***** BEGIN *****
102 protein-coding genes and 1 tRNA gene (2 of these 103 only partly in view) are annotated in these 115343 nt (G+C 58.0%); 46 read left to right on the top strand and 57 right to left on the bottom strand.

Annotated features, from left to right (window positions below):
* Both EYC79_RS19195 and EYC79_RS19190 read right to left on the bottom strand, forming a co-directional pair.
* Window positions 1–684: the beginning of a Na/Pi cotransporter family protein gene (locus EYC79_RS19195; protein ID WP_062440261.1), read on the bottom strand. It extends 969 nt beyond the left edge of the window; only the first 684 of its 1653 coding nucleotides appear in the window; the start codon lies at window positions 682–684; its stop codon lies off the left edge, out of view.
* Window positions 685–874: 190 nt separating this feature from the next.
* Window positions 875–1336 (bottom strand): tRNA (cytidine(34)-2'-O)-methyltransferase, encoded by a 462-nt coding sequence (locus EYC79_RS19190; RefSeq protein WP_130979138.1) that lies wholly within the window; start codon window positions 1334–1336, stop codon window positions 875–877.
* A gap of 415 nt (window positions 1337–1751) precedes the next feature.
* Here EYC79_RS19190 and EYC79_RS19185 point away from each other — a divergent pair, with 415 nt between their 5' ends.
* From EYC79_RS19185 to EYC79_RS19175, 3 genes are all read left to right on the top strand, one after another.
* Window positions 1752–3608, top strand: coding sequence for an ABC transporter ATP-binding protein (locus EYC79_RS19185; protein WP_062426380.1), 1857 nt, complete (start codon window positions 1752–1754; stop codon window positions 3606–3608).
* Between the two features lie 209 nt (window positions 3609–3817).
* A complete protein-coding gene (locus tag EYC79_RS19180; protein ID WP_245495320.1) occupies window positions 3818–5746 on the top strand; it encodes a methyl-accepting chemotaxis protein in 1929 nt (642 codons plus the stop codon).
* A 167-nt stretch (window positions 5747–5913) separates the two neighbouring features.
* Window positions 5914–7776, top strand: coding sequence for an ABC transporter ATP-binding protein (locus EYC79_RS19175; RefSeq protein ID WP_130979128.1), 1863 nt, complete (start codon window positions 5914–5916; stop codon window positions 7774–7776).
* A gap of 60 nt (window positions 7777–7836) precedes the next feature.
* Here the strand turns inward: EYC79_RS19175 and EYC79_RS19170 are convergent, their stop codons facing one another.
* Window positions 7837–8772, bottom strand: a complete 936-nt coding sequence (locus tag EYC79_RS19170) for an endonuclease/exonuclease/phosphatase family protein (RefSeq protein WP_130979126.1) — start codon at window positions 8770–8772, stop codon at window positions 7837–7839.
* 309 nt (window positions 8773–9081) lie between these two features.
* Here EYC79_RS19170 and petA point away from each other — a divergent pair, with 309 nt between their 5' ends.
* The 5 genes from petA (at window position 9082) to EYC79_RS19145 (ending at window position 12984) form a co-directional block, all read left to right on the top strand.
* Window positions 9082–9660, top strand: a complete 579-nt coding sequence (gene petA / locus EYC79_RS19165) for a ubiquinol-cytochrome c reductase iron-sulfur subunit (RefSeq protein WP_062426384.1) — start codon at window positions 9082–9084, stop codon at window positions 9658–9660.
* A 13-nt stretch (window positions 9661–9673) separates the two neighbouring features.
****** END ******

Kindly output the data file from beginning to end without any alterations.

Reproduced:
102 protein-coding genes and 1 tRNA gene (2 of these 103 only partly in view) are annotated in these 115343 nt (G+C 58.0%); 46 read left to right on the top strand and 57 right to left on the bottom strand.

Annotated features, from left to right (window positions below):
* Both EYC79_RS19195 and EYC79_RS19190 read right to left on the bottom strand, forming a co-directional pair.
* Window positions 1–684: the beginning of a Na/Pi cotransporter family protein gene (locus EYC79_RS19195; protein ID WP_062440261.1), read on the bottom strand. It extends 969 nt beyond the left edge of the window; only the first 684 of its 1653 coding nucleotides appear in the window; the start codon lies at window positions 682–684; its stop codon lies off the left edge, out of view.
* Window positions 685–874: 190 nt separating this feature from the next.
* Window positions 875–1336 (bottom strand): tRNA (cytidine(34)-2'-O)-methyltransferase, encoded by a 462-nt coding sequence (locus EYC79_RS19190; RefSeq protein WP_130979138.1) that lies wholly within the window; start codon window positions 1334–1336, stop codon window positions 875–877.
* A gap of 415 nt (window positions 1337–1751) precedes the next feature.
* Here EYC79_RS19190 and EYC79_RS19185 point away from each other — a divergent pair, with 415 nt between their 5' ends.
* From EYC79_RS19185 to EYC79_RS19175, 3 genes are all read left to right on the top strand, one after another.
* Window positions 1752–3608, top strand: coding sequence for an ABC transporter ATP-binding protein (locus EYC79_RS19185; protein WP_062426380.1), 1857 nt, complete (start codon window positions 1752–1754; stop codon window positions 3606–3608).
* Between the two features lie 209 nt (window positions 3609–3817).
* A complete protein-coding gene (locus tag EYC79_RS19180; protein ID WP_245495320.1) occupies window positions 3818–5746 on the top strand; it encodes a methyl-accepting chemotaxis protein in 1929 nt (642 codons plus the stop codon).
* A 167-nt stretch (window positions 5747–5913) separates the two neighbouring features.
* Window positions 5914–7776, top strand: coding sequence for an ABC transporter ATP-binding protein (locus EYC79_RS19175; RefSeq protein ID WP_130979128.1), 1863 nt, complete (start codon window positions 5914–5916; stop codon window positions 7774–7776).
* A gap of 60 nt (window positions 7777–7836) precedes the next feature.
* Here the strand turns inward: EYC79_RS19175 and EYC79_RS19170 are convergent, their stop codons facing one another.
* Window positions 7837–8772, bottom strand: a complete 936-nt coding sequence (locus tag EYC79_RS19170) for an endonuclease/exonuclease/phosphatase family protein (RefSeq protein WP_130979126.1) — start codon at window positions 8770–8772, stop codon at window positions 7837–7839.
* 309 nt (window positions 8773–9081) lie between these two features.
* Here EYC79_RS19170 and petA point away from each other — a divergent pair, with 309 nt between their 5' ends.
* The 5 genes from petA (at window position 9082) to EYC79_RS19145 (ending at window position 12984) form a co-directional block, all read left to right on the top strand.
* Window positions 9082–9660, top strand: a complete 579-nt coding sequence (gene petA / locus EYC79_RS19165) for a ubiquinol-cytochrome c reductase iron-sulfur subunit (RefSeq protein WP_062426384.1) — start codon at window positions 9082–9084, stop codon at window positions 9658–9660.
* A 13-nt stretch (window positions 9661–9673) separates the two neighbouring features.